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Disseminated tuberculosis among hospitalised HIV patients in South Africa: a common condition that can be rapidly diagnosed using urine-based assays.

Disseminated tuberculosis among hospitalised HIV patients in South Africa: a common condition that can be rapidly diagnosed using urine-based assays.
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Kerkhoff AD, Barr DA, Schutz C, Burton R, Nicol MP, Lawn SD, Meintjes G,


Kerkhoff AD, Barr DA, Schutz C, Burton R, Nicol MP, Lawn SD, Meintjes G, (click to view)

Kerkhoff AD, Barr DA, Schutz C, Burton R, Nicol MP, Lawn SD, Meintjes G,

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Scientific reports 2017 09 077(1) 10931 doi 10.1038/s41598-017-09895-7

Abstract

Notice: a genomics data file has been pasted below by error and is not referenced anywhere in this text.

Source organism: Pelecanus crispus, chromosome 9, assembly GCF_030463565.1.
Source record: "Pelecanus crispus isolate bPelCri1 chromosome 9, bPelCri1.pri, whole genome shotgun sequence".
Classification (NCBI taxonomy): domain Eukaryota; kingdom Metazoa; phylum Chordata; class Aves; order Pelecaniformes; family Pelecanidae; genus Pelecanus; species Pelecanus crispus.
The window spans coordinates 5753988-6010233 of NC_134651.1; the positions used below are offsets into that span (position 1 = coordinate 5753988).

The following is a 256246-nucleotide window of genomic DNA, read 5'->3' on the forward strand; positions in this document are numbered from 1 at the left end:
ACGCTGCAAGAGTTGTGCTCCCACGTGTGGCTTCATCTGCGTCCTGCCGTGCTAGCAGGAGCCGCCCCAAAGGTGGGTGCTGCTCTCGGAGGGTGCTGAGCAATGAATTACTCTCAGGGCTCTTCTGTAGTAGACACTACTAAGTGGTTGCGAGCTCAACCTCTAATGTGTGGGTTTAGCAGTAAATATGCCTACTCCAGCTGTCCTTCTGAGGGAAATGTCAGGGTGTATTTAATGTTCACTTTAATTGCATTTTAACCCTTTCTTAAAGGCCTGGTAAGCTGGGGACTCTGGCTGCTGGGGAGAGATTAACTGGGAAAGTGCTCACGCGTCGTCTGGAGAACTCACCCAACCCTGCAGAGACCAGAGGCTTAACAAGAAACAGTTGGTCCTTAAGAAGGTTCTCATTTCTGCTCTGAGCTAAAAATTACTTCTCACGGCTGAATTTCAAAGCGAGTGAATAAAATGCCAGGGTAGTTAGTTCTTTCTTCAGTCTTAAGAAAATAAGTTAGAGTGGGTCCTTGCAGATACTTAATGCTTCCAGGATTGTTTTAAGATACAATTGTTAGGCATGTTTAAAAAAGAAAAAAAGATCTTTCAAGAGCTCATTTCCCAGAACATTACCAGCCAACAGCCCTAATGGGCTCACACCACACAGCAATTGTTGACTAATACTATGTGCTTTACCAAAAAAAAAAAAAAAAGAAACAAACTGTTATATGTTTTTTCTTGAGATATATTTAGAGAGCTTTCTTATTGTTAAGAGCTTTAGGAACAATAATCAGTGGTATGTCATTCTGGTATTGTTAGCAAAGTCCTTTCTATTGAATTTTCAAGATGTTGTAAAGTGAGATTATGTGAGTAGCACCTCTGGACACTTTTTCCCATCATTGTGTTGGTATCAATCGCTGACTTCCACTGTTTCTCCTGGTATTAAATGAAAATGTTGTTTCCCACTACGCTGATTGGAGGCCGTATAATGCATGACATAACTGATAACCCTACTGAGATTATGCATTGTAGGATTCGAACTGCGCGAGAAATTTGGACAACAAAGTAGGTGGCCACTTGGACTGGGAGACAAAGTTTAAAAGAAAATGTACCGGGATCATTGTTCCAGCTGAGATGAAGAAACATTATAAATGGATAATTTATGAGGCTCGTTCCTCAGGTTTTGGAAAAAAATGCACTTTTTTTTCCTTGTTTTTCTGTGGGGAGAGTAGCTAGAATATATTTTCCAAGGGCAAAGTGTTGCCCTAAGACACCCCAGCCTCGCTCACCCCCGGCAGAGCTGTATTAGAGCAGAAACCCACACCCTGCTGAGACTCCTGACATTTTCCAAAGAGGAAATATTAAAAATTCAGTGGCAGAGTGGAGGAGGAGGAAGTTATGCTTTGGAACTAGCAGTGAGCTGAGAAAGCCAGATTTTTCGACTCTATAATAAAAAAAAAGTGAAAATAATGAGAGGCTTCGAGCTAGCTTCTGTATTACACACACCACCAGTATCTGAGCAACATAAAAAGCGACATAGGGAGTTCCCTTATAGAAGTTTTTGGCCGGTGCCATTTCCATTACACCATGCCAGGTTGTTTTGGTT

HIV-associated disseminated TB (tuberculosis) has been under-recognised and poorly characterised. Blood culture is the gold-standard diagnostic test, but is expensive, slow, and may under-diagnose TB dissemination. In a cohort of hospitalised HIV patients, we aimed to report the prevalence of TB-blood-culture positivity, performance of rapid diagnostics as diagnostic surrogates, and better characterise the clinical phenotype of disseminated TB. HIV-inpatients were systematically investigated using sputum, urine and blood testing. Overall, 132/410 (32.2%) patients had confirmed TB; 41/132 (31.1%) had a positive TB blood culture, of these 9/41 (22.0%) died within 90-days. In contrast to sputum diagnostics, urine Xpert and urine-lipoarabinomannan (LAM) combined identified 88% of TB blood-culture-positive patients, including 9/9 who died within 90-days. For confirmed-TB patients, half the variation in major clinical variables was captured on two principle components (PCs). Urine Xpert, urine LAM and TB-blood-culture positive patients clustered similarly on these axes, distinctly from patients with localised disease. Total number of positive tests from urine Xpert, urine LAM and MTB-blood-culture correlated with PCs (p < 0.001 for both). PC1&PC2 independently predicted 90-day mortality (ORs 2.6, 95%CI = 1.3-6.4; and 2.4, 95%CI = 1.3-4.5, respectively). Rather than being a non-specific diagnosis, disseminated TB is a distinct, life-threatening condition, which can be diagnosed using rapid urine-based tests, and warrants specific interventional trials.

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